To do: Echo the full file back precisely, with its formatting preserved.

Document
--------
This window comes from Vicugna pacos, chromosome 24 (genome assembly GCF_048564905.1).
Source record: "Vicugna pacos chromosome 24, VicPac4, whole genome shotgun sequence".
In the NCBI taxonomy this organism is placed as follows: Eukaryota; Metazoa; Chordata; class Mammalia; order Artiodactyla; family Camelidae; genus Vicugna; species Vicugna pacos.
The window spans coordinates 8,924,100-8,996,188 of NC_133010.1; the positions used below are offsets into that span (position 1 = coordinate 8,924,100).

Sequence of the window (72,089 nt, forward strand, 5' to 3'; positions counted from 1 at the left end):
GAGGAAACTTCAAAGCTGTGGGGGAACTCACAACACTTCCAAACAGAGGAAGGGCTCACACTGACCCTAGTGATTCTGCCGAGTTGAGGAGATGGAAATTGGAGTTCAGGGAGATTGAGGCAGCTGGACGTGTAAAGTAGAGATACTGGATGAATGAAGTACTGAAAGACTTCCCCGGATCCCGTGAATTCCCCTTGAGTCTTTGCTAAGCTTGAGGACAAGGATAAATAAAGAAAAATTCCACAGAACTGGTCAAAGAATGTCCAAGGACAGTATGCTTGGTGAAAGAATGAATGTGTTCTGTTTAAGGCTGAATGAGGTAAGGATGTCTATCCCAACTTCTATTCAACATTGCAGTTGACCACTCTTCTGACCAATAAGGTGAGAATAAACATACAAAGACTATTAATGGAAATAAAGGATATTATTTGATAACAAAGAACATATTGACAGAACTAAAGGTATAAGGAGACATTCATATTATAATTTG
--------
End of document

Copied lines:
This window comes from Vicugna pacos, chromosome 24 (genome assembly GCF_048564905.1).
Source record: "Vicugna pacos chromosome 24, VicPac4, whole genome shotgun sequence".
In the NCBI taxonomy this organism is placed as follows: Eukaryota; Metazoa; Chordata; class Mammalia; order Artiodactyla; family Camelidae; genus Vicugna; species Vicugna pacos.
The window spans coordinates 8,924,100-8,996,188 of NC_133010.1; the positions used below are offsets into that span (position 1 = coordinate 8,924,100).

Sequence of the window (72,089 nt, forward strand, 5' to 3'; positions counted from 1 at the left end):
GAGGAAACTTCAAAGCTGTGGGGGAACTCACAACACTTCCAAACAGAGGAAGGGCTCACACTGACCCTAGTGATTCTGCCGAGTTGAGGAGATGGAAATTGGAGTTCAGGGAGATTGAGGCAGCTGGACGTGTAAAGTAGAGATACTGGATGAATGAAGTACTGAAAGACTTCCCCGGATCCCGTGAATTCCCCTTGAGTCTTTGCTAAGCTTGAGGACAAGGATAAATAAAGAAAAATTCCACAGAACTGGTCAAAGAATGTCCAAGGACAGTATGCTTGGTGAAAGAATGAATGTGTTCTGTTTAAGGCTGAATGAGGTAAGGATGTCTATCCCAACTTCTATTCAACATTGCAGTTGACCACTCTTCTGACCAATAAGGTGAGAATAAACATACAAAGACTATTAATGGAAATAAAGGATATTATTTGATAACAAAGAACATATTGACAGAACTAAAGGTATAAGGAGACATTCATATTATAATTTG